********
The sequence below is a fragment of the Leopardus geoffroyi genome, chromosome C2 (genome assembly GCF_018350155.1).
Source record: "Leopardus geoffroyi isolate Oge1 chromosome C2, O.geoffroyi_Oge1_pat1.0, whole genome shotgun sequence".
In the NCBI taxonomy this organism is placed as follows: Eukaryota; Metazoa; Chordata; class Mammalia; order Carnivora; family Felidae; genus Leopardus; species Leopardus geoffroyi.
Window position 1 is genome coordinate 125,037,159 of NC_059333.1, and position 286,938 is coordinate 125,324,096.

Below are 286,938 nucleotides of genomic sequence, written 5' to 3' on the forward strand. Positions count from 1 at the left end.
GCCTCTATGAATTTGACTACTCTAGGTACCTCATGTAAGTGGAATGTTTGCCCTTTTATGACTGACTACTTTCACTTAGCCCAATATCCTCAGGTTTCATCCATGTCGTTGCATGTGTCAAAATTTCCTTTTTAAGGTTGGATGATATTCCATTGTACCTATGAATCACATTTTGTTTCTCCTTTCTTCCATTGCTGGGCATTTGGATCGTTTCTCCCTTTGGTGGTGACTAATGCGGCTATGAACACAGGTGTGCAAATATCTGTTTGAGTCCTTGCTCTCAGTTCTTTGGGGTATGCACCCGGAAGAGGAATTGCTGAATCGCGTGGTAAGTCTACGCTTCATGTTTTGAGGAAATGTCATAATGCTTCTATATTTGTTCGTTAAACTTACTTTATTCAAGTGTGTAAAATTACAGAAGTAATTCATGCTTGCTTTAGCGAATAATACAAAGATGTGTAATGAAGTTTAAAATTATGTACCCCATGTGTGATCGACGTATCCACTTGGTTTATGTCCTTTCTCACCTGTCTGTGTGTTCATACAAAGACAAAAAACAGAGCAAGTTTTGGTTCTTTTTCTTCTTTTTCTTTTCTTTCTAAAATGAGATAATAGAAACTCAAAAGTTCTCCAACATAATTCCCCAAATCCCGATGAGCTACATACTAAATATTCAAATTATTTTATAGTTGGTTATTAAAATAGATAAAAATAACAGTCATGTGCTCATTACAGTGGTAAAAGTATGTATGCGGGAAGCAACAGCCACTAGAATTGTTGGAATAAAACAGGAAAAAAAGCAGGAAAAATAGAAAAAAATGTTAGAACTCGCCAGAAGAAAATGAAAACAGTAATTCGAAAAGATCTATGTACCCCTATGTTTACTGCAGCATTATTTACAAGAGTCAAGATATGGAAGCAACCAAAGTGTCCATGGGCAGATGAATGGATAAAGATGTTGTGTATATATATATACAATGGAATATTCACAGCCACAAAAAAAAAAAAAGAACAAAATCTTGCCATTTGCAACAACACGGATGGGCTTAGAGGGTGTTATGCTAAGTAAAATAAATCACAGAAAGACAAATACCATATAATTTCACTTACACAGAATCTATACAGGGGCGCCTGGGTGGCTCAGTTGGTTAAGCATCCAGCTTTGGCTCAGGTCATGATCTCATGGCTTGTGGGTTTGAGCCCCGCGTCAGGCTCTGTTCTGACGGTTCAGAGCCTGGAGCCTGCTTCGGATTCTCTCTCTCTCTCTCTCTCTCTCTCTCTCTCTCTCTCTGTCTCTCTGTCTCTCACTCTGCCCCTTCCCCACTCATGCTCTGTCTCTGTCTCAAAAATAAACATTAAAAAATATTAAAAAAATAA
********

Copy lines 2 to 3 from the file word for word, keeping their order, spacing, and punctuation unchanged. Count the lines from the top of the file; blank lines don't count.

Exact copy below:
Source record: "Leopardus geoffroyi isolate Oge1 chromosome C2, O.geoffroyi_Oge1_pat1.0, whole genome shotgun sequence".
In the NCBI taxonomy this organism is placed as follows: Eukaryota; Metazoa; Chordata; class Mammalia; order Carnivora; family Felidae; genus Leopardus; species Leopardus geoffroyi.